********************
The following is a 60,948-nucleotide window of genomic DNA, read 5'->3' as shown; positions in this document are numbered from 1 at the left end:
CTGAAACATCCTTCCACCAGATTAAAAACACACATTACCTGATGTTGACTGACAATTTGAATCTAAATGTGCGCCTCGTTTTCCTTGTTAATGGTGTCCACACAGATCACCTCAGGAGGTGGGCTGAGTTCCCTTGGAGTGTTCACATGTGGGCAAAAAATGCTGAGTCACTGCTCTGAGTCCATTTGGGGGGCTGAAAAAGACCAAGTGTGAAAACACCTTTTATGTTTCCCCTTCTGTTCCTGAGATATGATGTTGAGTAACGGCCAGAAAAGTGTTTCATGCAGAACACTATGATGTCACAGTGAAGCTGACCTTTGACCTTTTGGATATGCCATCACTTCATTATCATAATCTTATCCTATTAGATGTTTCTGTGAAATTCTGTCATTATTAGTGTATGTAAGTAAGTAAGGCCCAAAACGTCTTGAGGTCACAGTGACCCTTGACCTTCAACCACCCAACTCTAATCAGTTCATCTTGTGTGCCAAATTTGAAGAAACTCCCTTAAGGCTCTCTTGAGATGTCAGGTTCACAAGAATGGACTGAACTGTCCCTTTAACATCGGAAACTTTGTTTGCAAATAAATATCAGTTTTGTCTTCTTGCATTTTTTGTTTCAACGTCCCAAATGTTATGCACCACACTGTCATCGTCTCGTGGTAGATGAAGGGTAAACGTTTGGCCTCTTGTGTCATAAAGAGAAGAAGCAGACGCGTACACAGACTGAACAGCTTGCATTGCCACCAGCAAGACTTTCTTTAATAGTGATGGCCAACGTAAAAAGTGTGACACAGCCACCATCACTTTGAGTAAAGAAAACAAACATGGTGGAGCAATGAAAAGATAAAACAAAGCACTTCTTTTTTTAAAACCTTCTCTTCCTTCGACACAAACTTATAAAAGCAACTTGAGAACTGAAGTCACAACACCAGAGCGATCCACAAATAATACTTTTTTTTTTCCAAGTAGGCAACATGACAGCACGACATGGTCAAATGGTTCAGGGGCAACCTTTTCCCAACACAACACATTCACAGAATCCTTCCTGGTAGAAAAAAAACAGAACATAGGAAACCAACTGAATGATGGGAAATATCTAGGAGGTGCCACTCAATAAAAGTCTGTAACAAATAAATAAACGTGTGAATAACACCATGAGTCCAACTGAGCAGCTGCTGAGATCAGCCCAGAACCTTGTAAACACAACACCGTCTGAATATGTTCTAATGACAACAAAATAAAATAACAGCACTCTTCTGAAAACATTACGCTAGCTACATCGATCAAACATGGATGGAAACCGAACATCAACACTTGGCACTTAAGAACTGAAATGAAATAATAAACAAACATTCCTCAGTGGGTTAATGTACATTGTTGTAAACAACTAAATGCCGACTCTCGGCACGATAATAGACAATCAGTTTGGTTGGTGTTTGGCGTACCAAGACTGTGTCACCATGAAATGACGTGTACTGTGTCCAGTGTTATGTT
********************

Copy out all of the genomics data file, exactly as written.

The following is a 60,948-nucleotide window of genomic DNA, read 5'->3' as shown; positions in this document are numbered from 1 at the left end:
CTGAAACATCCTTCCACCAGATTAAAAACACACATTACCTGATGTTGACTGACAATTTGAATCTAAATGTGCGCCTCGTTTTCCTTGTTAATGGTGTCCACACAGATCACCTCAGGAGGTGGGCTGAGTTCCCTTGGAGTGTTCACATGTGGGCAAAAAATGCTGAGTCACTGCTCTGAGTCCATTTGGGGGGCTGAAAAAGACCAAGTGTGAAAACACCTTTTATGTTTCCCCTTCTGTTCCTGAGATATGATGTTGAGTAACGGCCAGAAAAGTGTTTCATGCAGAACACTATGATGTCACAGTGAAGCTGACCTTTGACCTTTTGGATATGCCATCACTTCATTATCATAATCTTATCCTATTAGATGTTTCTGTGAAATTCTGTCATTATTAGTGTATGTAAGTAAGTAAGGCCCAAAACGTCTTGAGGTCACAGTGACCCTTGACCTTCAACCACCCAACTCTAATCAGTTCATCTTGTGTGCCAAATTTGAAGAAACTCCCTTAAGGCTCTCTTGAGATGTCAGGTTCACAAGAATGGACTGAACTGTCCCTTTAACATCGGAAACTTTGTTTGCAAATAAATATCAGTTTTGTCTTCTTGCATTTTTTGTTTCAACGTCCCAAATGTTATGCACCACACTGTCATCGTCTCGTGGTAGATGAAGGGTAAACGTTTGGCCTCTTGTGTCATAAAGAGAAGAAGCAGACGCGTACACAGACTGAACAGCTTGCATTGCCACCAGCAAGACTTTCTTTAATAGTGATGGCCAACGTAAAAAGTGTGACACAGCCACCATCACTTTGAGTAAAGAAAACAAACATGGTGGAGCAATGAAAAGATAAAACAAAGCACTTCTTTTTTTAAAACCTTCTCTTCCTTCGACACAAACTTATAAAAGCAACTTGAGAACTGAAGTCACAACACCAGAGCGATCCACAAATAATACTTTTTTTTTTCCAAGTAGGCAACATGACAGCACGACATGGTCAAATGGTTCAGGGGCAACCTTTTCCCAACACAACACATTCACAGAATCCTTCCTGGTAGAAAAAAAACAGAACATAGGAAACCAACTGAATGATGGGAAATATCTAGGAGGTGCCACTCAATAAAAGTCTGTAACAAATAAATAAACGTGTGAATAACACCATGAGTCCAACTGAGCAGCTGCTGAGATCAGCCCAGAACCTTGTAAACACAACACCGTCTGAATATGTTCTAATGACAACAAAATAAAATAACAGCACTCTTCTGAAAACATTACGCTAGCTACATCGATCAAACATGGATGGAAACCGAACATCAACACTTGGCACTTAAGAACTGAAATGAAATAATAAACAAACATTCCTCAGTGGGTTAATGTACATTGTTGTAAACAACTAAATGCCGACTCTCGGCACGATAATAGACAATCAGTTTGGTTGGTGTTTGGCGTACCAAGACTGTGTCACCATGAAATGACGTGTACTGTGTCCAGTGTTATGTT